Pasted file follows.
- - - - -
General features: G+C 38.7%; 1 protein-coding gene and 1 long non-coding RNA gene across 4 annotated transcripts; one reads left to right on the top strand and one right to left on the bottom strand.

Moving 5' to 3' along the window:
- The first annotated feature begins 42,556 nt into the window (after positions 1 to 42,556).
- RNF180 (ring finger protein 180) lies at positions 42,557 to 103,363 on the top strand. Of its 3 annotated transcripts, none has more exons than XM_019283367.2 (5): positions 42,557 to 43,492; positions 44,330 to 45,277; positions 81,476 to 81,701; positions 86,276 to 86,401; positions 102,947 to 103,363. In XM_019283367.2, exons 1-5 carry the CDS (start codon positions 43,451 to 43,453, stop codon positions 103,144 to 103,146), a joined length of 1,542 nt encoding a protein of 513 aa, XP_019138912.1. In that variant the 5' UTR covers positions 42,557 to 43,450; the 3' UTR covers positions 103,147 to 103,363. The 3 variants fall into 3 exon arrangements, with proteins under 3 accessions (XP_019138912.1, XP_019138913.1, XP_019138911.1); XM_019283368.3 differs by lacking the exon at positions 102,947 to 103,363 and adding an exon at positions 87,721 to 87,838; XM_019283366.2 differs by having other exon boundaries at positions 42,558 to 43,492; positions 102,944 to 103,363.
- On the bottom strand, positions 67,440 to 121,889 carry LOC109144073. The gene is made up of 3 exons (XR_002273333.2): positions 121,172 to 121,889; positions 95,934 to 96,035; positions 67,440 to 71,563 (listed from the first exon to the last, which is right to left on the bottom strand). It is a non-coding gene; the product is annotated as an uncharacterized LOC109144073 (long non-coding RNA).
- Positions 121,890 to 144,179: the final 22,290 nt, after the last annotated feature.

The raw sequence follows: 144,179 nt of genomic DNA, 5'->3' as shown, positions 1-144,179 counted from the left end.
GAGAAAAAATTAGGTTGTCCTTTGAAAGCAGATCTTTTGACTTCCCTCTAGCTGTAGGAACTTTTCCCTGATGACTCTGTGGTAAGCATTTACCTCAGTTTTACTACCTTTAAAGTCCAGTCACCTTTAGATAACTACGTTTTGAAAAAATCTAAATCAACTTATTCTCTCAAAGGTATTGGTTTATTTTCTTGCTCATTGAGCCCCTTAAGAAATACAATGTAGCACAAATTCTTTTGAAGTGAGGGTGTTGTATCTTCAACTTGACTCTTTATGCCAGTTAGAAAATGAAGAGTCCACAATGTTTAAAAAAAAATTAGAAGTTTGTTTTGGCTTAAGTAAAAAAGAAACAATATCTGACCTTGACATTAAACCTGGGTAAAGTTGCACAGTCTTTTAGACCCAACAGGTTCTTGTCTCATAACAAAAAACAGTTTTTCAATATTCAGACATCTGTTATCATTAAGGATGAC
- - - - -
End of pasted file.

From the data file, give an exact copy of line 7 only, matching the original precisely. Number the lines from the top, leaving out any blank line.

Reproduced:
The raw sequence follows: 144,179 nt of genomic DNA, 5'->3' as shown, positions 1-144,179 counted from the left end.